A god from the Cthulhu Mythos, originally created as a benevolent presence by Ambrose Bierce and later incorporated into the stories of Robert W. Chambers before being added to the pantheon of the Great Old Ones by H.P. Lovecraft and the other writers associated with the so-called Lovecraft Circle.

Hastur is often depicted as a tentacled, slug-like monstrosity with a somewhat sullen and jealous attitude. It is, however, unhealthy to point this out in Hastur's presence.

Sometimes known as "the Unspeakable," which may mean that he's particularly evil or may mean that his name should not be spoken.

Hastur is also a force of entropy embodied by the King in Yellow and centered in the lost city of Carcosa and in the Lake of Hali

"Haita the Shepherd" by Ambrose Bierce
"The Return of Hastur" by August Derleth
"The Whisperer in Darkness" by H.P Lovecraft
Encyclopedia Cthulhiana by Daniel Harms, pp. 94-95
Delta Green: Countdown by Dennis Detwiller, Adam Scott Glancy, and John Tynes, pp. 200-213

Hastur was originally introduced into modern writing by Ambrose Bierce, who refers to the name on several occasions, so I am told. In early Cthulhu Mythos writings, the name seems to be that of a place, associated with the stars Aldebaran, the Hyades and the Pleiades, the city of Carcosa and the Lake of Hali. The play 'The King in Yellow' is said to be a ritual aimed at establishing communication with this place. The Yellow Sign is also associated with Hastur.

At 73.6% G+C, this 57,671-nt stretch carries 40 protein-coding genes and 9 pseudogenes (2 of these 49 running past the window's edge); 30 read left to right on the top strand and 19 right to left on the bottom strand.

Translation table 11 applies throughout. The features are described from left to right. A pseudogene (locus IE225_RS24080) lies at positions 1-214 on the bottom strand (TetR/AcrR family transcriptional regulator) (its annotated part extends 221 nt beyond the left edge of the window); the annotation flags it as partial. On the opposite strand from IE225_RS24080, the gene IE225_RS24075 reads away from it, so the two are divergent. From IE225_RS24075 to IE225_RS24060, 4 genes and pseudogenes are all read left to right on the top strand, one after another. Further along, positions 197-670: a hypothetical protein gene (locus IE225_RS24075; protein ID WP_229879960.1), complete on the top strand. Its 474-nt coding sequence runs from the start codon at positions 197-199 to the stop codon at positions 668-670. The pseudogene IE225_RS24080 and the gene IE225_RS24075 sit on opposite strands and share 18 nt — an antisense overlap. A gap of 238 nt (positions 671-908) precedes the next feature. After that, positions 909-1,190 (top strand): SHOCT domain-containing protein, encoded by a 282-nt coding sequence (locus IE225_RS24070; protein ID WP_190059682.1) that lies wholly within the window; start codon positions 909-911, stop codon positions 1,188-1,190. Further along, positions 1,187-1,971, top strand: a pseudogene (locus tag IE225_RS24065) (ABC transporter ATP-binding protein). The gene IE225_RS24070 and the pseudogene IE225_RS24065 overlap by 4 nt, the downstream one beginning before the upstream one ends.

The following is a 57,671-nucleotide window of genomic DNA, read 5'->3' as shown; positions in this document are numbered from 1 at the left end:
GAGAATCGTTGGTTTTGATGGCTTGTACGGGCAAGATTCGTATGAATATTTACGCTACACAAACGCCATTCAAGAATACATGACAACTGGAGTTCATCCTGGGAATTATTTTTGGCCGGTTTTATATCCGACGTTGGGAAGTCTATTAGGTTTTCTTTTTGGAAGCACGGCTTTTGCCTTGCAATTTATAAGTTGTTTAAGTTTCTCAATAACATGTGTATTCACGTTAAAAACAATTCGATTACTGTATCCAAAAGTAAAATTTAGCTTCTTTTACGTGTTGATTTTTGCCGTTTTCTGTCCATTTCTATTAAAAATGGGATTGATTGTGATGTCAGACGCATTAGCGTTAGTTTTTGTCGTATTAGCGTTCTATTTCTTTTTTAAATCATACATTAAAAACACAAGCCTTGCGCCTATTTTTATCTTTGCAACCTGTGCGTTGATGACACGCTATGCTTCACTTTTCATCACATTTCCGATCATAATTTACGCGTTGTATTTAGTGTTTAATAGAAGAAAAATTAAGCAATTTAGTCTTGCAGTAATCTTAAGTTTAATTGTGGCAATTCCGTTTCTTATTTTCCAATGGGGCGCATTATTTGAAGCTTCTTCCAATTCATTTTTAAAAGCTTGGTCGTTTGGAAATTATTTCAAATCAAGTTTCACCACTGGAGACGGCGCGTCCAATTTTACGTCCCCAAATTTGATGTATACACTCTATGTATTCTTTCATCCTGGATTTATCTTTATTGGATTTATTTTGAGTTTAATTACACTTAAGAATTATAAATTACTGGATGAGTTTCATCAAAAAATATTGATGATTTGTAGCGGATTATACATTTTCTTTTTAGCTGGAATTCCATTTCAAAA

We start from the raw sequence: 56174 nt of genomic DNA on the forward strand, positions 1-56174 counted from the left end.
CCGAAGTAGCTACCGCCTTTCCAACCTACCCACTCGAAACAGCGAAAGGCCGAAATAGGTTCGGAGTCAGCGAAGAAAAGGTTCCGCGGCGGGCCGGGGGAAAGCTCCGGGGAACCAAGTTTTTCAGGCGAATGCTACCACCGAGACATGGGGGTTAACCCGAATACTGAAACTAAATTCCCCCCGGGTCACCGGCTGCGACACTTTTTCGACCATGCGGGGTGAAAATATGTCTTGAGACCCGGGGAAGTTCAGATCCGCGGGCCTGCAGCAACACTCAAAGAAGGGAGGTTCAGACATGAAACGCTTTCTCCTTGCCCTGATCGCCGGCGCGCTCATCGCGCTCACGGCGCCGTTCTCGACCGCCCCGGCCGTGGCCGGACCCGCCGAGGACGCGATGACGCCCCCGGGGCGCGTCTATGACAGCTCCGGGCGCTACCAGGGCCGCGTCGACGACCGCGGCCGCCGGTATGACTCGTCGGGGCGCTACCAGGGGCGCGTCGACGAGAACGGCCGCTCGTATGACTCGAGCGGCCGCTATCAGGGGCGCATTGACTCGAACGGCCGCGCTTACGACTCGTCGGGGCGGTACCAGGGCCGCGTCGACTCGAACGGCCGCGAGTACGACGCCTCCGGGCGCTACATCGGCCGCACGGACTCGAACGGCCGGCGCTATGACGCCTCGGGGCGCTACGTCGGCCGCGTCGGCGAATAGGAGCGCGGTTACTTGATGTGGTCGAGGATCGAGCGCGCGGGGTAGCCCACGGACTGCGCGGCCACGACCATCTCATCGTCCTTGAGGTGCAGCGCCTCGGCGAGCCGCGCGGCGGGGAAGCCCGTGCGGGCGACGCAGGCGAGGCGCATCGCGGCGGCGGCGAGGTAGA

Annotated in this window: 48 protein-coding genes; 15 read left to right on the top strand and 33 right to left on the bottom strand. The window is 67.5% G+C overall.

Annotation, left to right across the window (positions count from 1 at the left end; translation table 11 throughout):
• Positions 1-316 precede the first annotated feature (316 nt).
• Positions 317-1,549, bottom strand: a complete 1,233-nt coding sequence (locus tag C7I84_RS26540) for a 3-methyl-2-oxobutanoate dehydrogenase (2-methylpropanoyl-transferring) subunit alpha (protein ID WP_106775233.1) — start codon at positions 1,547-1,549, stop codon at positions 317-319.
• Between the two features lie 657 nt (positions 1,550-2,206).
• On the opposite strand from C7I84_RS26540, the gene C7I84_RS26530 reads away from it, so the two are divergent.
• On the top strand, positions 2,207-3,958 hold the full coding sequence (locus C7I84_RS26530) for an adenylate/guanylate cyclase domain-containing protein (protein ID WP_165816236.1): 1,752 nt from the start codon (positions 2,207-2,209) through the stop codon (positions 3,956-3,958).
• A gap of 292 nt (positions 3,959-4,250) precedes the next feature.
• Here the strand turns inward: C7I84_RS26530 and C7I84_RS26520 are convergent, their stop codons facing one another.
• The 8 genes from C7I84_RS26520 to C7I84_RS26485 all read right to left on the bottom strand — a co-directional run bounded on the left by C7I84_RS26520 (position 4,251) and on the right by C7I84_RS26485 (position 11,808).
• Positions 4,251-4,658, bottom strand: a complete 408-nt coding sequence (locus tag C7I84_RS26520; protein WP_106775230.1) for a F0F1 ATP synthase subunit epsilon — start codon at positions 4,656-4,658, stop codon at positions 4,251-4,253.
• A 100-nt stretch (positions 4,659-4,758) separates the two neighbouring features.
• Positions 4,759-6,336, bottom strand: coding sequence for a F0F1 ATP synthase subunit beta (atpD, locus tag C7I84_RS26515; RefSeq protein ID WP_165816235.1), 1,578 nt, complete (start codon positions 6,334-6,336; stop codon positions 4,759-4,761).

The idea of Hastur as a creature is due to the interference of August Derleth, one of the H P Lovecraft's heirs. No precise description of this being has ever appeared, and the picture in the Call of Cthulhu rule book of a Salvador Dali-esque melted body is not terribly evocative. It was in the First Edition Advanced Dungeons and Dragons Deities and Demigods book, first printing, that the legend about the name of Hastur first appears. Deriving from other accounts that certain demons can hear their names spoken, and will respond, this legend asserts that anyone speaking the name of Hastur three times will suffer an awful death, purportedly at the hands of the Great Old One himself.

Terry Pratchett and Neil Gaiman use the name in Good Omens to refer to a Duke of Hell, who travels accompanied by another demon named Ligur and causes trouble for the story's protagonists.

Log in or register to write something here or to contact authors.